The NASCAR Sprint Cup season has had bettors guessing all season, and for the most part, guessing wrong. It’s been a tough season with no real vibe or trend to grab onto. Just when you think the favorites are starting to emerge on a given type of track, a big underdog wins. Then, just when you’re about to give one of the underdogs a chance to win, the ‘chalk’ comes home.
This week at New Hampshire, we think we can use the data from races at Phoenix and Richmond in the same way we have always done because of the similar distance and lack of banking. But there is now that little cloud of doubt hovering above because of this year’s occurrences.
The standard equation of using similar tracks and past history, then mixing in actual practice results prior to the race isn’t as sound a betting formula as it has been in the past. For the first time, parity is playing a major role and throwing a wrench into many betting practices.
It would be foolish to throw out what happened at those two tracks this year, as would it be to throw out recent past results. Despite some drivers not winning races they were expected to with such ease, the past still does represent a great starting base of drivers to choose from.
New points leader Kyle Busch has three wins on the season and one of them came at Richmond. We can also look to his runner-up finish at Phoenix to have us believe he’ll be the driver to beat this week. He won at New Hampshire in 2006, but only has two top-fives there in the nine races since. He’s got three wins on the year with virtually no fear of not making the Chase which should let him go all out and grab bonus Chase points by getting wins. He'll be using a chassis this week that has one other race to its record, which was a third-place finish at Michigan.
The most consistent driver at New Hampshire has been Denny Hamlin with a 7.6 average finish in his 10 starts. He won there in 2007 and has finished runner-up in the last two fall races. Hamlin also was runner-up on his home track of Richmond in late April, a race he was favored to win.
Jimmie Johnson is a three-time winner at New Hampshire, but only has a Talladega win to show on the season. Even though the car and set-up was different for last week’s race at Kentucky than it will be for Sunday, the obvious improvement on the 1.5-mile track should be a sign that the team is working double-time to get back to their dominant form. Johnson won this race last year and finished third and eighth at Phoenix and Richmond respectively this season. Incidentally, he will be using the same car this week that he used at Phoenix and Richmond. The car also ran two races last season finishing third at Richmond and ninth at Martinsville.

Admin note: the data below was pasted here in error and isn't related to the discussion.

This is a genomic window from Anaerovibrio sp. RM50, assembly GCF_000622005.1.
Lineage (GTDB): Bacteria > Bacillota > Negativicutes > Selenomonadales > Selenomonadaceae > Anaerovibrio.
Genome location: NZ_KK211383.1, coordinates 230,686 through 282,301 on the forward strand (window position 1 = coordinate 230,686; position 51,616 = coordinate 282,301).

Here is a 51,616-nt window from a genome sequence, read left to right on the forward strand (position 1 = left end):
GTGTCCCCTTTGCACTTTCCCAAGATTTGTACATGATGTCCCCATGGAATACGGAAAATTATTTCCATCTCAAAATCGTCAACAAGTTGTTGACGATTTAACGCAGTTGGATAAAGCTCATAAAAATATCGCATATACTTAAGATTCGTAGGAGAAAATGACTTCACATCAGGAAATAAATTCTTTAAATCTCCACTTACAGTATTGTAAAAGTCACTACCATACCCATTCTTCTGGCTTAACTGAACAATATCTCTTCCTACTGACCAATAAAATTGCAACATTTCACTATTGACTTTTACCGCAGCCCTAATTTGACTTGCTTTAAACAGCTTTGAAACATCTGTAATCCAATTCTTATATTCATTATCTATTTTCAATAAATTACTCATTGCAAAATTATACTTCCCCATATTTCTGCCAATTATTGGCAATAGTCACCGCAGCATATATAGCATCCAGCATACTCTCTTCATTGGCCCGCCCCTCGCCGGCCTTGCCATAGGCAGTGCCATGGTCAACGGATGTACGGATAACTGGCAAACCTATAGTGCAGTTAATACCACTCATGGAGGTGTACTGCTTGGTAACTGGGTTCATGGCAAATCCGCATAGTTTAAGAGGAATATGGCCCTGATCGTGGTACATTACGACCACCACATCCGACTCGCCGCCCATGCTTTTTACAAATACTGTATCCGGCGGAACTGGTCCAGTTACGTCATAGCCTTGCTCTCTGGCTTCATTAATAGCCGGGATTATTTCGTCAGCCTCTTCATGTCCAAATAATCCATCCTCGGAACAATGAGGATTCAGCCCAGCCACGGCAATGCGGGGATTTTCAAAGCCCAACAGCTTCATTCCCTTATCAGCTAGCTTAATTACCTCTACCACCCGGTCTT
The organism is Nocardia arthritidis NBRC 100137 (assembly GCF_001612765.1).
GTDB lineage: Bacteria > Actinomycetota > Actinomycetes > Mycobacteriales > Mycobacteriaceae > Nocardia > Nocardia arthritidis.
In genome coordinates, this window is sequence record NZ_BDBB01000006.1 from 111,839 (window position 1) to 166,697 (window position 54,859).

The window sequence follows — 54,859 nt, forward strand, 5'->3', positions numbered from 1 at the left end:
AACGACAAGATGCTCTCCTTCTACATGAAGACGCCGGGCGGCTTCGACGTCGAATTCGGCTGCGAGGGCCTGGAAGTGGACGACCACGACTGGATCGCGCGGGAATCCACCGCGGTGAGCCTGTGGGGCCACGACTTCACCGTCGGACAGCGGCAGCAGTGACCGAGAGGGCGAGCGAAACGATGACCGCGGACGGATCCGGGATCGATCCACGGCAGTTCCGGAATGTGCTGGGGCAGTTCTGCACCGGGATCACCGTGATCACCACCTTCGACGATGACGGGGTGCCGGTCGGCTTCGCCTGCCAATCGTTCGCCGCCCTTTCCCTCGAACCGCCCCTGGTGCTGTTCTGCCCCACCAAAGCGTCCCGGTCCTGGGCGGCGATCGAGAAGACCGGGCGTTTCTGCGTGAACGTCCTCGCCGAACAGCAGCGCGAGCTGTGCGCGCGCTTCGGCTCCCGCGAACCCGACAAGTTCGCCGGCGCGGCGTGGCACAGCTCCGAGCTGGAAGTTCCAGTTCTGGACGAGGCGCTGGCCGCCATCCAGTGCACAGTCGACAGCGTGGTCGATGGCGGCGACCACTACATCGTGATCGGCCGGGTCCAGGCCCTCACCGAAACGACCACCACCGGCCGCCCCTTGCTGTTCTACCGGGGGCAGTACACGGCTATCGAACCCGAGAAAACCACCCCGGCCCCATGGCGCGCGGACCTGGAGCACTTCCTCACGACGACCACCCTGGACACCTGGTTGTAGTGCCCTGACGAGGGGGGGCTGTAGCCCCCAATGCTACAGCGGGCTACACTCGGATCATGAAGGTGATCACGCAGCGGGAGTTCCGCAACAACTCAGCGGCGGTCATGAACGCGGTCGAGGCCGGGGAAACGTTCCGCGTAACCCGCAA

Jeff Gordon made the pass on Kyle Busch at Phoenix to win there this season, which ended a lengthy winless drought. He’s had six New Hampshire wins over his career, but none since his magical year of 1998 when he won 13 races. However, Gordon has been strong on the track as he’s on a run of finishing sixth or better in six of his last nine starts. Unfortunately for Gordon, the car he won with at Phoenix got destroyed at Richmond. This week’s car will be brand new but is set up identically as the Phoenix car based on their set-up notes.
Clint Bowyer has plummeted outside the top-10 in points and is in danger of not making the Chase if he doesn’t get something going good right now. But New Hampshire has been a place that Bowyer has had his most success at winning in 2007 and the fall race last season. He also has proven to be almost as good at Richmond and Phoenix through the years too. At Richmond this year, Bowyer finished sixth. Bowyer will be trying to stay in Chase contention with a new chassis this week.
Kurt Busch is a three-time New Hampshire winner and has been one of the best there since 2008. He’s only finished worse than sixth once (13th) and most would expect his upward swing to continue, plus his outburst towards his team as well.
For some reason the Roush drivers haven’t had a lot of success at New Hampshire. Roush had plenty of wins in the early days with Jeff Burton and Martin, but of the current crop, only Greg Biffle has won (2008) on the there while Matt Kenseth and Carl Edwards have struggled there more than other tracks over the last three seasons.
Kevin Harvick has contributed to one of Richard Childress Racing's four New Hampshire wins. He won is 2006, the same year he dominated Phoenix and Richmond. Harvick is an interesting choice this week because he hasn't stolen one recently. He's got three wins on the year, but could it be that Harvick is using this time on the track to test a little something new rather than race for wins on bonus points for the Chase? The car he's using this week raced at Phoenix and Richmond this year along with winning at Martinsville.
We could see a few drivers unexpectedly show up like four-time New Hampshire winner Jeff Burton or 2009 winner Joey Logano, but I’m going to stick with a few of the favorites starting with Johnson. I think the No. 48 team is going to make a strong move in the upcoming weeks to solidify their campaign for a sixth Cup championship. I also put Denny Hamlin and Tony Stewart in that group that should show their best for the final few weeks of the regular season.
Top-5 Finish Prediction:
1) #48 Jimmie Johnson (6/1)
2) #18 Kyle Busch (6/1)
3) #24 Jeff Gordon (10/1)
4) #29 Kevin Harvick (12/1)
5) #11 Denny Hamlin (10/1)